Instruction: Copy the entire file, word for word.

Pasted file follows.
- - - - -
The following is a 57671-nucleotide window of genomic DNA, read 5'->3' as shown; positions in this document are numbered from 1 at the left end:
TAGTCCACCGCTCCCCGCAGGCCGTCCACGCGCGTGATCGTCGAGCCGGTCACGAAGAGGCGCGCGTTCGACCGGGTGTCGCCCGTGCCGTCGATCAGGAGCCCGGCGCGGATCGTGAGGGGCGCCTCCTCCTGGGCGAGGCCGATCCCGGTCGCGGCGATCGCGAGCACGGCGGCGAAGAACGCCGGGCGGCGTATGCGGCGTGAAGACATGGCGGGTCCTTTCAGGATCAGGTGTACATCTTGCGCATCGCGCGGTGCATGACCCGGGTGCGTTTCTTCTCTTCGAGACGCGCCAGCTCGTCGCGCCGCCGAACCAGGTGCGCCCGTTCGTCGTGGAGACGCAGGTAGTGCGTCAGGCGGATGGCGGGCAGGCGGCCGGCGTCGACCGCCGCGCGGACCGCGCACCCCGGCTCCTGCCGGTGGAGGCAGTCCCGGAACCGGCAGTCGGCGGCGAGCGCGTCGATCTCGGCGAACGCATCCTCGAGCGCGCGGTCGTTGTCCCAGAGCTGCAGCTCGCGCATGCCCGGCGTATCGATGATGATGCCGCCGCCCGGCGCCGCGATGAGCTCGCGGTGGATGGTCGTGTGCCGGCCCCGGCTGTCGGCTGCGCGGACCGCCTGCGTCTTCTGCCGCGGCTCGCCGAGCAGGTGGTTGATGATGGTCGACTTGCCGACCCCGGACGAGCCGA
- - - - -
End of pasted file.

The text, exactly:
The following is a 57671-nucleotide window of genomic DNA, read 5'->3' as shown; positions in this document are numbered from 1 at the left end:
TAGTCCACCGCTCCCCGCAGGCCGTCCACGCGCGTGATCGTCGAGCCGGTCACGAAGAGGCGCGCGTTCGACCGGGTGTCGCCCGTGCCGTCGATCAGGAGCCCGGCGCGGATCGTGAGGGGCGCCTCCTCCTGGGCGAGGCCGATCCCGGTCGCGGCGATCGCGAGCACGGCGGCGAAGAACGCCGGGCGGCGTATGCGGCGTGAAGACATGGCGGGTCCTTTCAGGATCAGGTGTACATCTTGCGCATCGCGCGGTGCATGACCCGGGTGCGTTTCTTCTCTTCGAGACGCGCCAGCTCGTCGCGCCGCCGAACCAGGTGCGCCCGTTCGTCGTGGAGACGCAGGTAGTGCGTCAGGCGGATGGCGGGCAGGCGGCCGGCGTCGACCGCCGCGCGGACCGCGCACCCCGGCTCCTGCCGGTGGAGGCAGTCCCGGAACCGGCAGTCGGCGGCGAGCGCGTCGATCTCGGCGAACGCATCCTCGAGCGCGCGGTCGTTGTCCCAGAGCTGCAGCTCGCGCATGCCCGGCGTATCGATGATGATGCCGCCGCCCGGCGCCGCGATGAGCTCGCGGTGGATGGTCGTGTGCCGGCCCCGGCTGTCGGCTGCGCGGACCGCCTGCGTCTTCTGCCGCGGCTCGCCGAGCAGGTGGTTGATGATGGTCGACTTGCCGACCCCGGACGAGCCGA